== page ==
Pauline Hancock – Independence, MO (-1962)


(Edith Pauline Bailey, 3 November 1903 – 10 October 1962)

Church of Christ (Bible and Book of Mormon) Basement Church

Broke off from the Church of Christ (Temple Lot), Mrs. Hancock’s standard works are the Bible and the Book of Mormon. She does not accept the Doctrine and Covenants or the Pearl of Great Price, although she feels that “some” of the revelations of Joseph Smith in the beginning were genuine. (Those he had stewardship for, i.e., Book of Mormon.) Her attitude toward the Prophet is that “Joseph Smith was a wicked man.” She believes that he was called of God, but after bringing forth the Book of Mormon, he introduced polygamy and many other false doctrines and thereby fell from the grace of God. “The Urim and Thummim and the Plates were taken from him and were never returned,” she said. “Joseph Smith was not true to us. God called him, but he failed.” (Personal interview.) (Russell R. Rich, Little Known Schisms of the Restoration, BYU Press, 1962, 1963, 1967, p. 33)

She said, “I am not a Latter-day Saint.” But she did not mean the same that you and I would mean by the term. By “Latter-day Saint,” she meant a member of any one of the “churches of the restoration.” She believes in Joseph Smith only to the extent that he brought forth the Book of Mormon, and that is all. She meant, then, that she did not accept the teaching of Joseph Smith and did not classify herself among the believers of the Restored Gospel. All she accepts in relation to the restoration is the Book of Mormon. Mrs. Hancock, then, would strongly protest the classifying of her church as a schism of the Restored Church. (Ibid. p. 33-34)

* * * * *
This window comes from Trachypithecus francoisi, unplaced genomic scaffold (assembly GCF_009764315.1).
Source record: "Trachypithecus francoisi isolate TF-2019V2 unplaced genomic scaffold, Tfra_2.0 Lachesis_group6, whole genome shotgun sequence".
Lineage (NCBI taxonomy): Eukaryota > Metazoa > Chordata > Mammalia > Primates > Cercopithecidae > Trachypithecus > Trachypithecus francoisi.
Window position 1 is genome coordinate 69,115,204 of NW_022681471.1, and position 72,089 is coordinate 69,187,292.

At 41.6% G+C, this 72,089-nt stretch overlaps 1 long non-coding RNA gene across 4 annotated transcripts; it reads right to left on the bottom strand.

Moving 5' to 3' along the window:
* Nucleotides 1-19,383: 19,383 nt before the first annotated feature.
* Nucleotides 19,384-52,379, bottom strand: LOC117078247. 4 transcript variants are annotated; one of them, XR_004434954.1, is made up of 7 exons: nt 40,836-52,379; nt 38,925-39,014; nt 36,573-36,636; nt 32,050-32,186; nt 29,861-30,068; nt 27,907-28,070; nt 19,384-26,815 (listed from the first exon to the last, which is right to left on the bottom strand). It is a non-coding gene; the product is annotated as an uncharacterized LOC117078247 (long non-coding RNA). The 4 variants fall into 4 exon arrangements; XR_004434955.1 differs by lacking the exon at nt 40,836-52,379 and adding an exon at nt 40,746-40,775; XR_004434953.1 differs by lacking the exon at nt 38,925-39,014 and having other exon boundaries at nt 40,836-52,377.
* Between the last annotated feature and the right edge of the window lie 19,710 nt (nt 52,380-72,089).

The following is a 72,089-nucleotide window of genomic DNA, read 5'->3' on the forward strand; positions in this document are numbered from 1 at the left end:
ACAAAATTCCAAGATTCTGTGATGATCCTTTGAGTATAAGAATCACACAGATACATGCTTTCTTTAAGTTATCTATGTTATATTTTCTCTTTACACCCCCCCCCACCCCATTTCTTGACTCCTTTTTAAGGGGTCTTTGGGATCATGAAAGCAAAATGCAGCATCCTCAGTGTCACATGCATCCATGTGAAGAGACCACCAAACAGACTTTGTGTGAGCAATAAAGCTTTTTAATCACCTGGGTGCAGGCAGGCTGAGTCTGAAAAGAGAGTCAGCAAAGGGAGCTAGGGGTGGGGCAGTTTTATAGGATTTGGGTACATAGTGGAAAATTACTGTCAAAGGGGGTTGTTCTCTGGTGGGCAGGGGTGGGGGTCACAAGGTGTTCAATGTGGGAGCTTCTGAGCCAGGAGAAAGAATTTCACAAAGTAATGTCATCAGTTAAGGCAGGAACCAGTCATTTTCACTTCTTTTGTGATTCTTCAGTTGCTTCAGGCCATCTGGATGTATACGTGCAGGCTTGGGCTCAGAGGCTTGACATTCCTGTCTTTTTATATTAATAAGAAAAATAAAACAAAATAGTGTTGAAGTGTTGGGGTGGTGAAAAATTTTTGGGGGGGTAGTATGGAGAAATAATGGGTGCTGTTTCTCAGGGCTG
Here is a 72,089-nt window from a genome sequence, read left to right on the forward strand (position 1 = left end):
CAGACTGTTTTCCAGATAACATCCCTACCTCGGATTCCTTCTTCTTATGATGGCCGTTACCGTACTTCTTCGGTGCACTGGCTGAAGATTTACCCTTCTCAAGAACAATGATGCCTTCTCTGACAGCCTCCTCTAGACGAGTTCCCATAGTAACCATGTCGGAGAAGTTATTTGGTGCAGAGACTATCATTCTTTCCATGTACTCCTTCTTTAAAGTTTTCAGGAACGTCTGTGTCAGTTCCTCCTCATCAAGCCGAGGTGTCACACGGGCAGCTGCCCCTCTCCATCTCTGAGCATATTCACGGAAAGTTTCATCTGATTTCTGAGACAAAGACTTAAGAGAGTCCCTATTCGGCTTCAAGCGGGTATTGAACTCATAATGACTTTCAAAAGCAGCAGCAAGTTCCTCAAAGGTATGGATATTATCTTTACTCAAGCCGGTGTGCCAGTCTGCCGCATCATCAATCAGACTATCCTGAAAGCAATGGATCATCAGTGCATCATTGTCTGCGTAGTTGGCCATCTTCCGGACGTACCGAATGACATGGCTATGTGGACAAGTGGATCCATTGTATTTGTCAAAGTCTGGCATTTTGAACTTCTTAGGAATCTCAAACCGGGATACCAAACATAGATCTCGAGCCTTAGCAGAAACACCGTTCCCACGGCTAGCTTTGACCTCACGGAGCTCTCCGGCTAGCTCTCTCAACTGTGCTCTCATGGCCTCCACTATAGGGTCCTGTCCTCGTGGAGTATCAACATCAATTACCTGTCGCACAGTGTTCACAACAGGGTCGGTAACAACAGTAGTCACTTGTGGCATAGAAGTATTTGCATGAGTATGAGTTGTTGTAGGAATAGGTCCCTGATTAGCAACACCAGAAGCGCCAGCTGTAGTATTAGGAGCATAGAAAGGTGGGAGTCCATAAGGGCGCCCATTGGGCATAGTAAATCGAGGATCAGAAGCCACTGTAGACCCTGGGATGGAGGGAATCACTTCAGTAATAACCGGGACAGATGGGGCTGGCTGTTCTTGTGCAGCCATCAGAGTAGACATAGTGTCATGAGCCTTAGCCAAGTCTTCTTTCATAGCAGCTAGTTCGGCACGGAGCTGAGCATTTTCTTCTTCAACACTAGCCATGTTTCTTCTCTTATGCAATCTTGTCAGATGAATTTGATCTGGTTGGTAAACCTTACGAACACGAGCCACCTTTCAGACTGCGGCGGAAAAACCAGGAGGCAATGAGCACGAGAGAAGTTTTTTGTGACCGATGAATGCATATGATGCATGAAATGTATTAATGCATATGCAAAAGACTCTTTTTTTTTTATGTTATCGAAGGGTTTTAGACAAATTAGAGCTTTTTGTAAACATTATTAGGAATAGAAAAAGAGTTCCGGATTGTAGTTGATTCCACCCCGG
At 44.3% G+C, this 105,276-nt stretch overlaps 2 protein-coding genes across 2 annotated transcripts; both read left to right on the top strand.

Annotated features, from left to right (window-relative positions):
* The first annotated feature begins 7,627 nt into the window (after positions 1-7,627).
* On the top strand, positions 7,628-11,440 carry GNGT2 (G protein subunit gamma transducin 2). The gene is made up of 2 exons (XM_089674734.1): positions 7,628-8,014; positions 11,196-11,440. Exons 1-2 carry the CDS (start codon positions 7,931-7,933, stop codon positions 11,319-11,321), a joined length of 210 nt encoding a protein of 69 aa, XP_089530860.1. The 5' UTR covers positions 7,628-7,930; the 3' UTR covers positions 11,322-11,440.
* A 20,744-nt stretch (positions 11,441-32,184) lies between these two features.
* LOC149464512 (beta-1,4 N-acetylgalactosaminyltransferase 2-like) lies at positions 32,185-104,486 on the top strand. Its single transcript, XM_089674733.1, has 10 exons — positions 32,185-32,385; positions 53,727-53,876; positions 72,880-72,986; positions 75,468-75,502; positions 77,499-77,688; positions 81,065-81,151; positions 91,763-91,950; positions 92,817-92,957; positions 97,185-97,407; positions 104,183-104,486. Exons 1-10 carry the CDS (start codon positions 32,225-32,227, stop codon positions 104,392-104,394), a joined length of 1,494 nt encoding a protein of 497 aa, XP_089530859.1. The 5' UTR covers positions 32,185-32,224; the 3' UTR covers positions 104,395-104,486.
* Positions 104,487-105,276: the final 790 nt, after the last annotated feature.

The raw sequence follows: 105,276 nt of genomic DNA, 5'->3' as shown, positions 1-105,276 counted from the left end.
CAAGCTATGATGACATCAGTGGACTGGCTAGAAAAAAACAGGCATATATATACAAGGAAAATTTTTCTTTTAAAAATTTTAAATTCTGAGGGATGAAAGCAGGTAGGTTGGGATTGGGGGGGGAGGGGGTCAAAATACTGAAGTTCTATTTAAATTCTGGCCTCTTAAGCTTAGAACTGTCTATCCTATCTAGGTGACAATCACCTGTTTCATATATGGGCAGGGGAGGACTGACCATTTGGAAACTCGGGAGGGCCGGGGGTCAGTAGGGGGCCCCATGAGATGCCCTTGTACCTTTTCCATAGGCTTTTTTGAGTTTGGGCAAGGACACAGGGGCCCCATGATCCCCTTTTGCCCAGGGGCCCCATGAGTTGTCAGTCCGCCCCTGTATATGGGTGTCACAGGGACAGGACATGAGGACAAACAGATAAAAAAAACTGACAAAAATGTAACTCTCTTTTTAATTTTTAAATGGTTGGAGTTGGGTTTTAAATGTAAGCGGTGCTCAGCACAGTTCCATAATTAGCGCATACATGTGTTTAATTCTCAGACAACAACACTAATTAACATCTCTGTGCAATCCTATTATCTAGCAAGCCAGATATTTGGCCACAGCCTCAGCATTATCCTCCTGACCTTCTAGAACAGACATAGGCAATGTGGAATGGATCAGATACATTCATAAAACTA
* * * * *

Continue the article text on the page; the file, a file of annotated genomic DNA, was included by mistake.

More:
Preaching the same doctrine and associated with her publishing tracts are H. Irvin Luke and Andrew L.Parket of Independence, Missouri. These independent groups are firm believers in the truths of the Book of Mormon, preaching that its purpose “is to convince the Jews and Gentile that Jesus is the Christ, the Eternal God, manifesting himself unto all nations.” Their tracts plead with people to realize the importance of their teachings in the gospel plan of Jesus Christ and to return to these things. (Denominations that Base their Beliefs on the Teachings of Joseph Smith, Daughters of Utah Pioneers, 1969, 2nd Ed., p. 50)

After Pauline’s death, members of her church voted against the Book of Mormon in 1973 and sold the church in 1984.

Pauline Hancock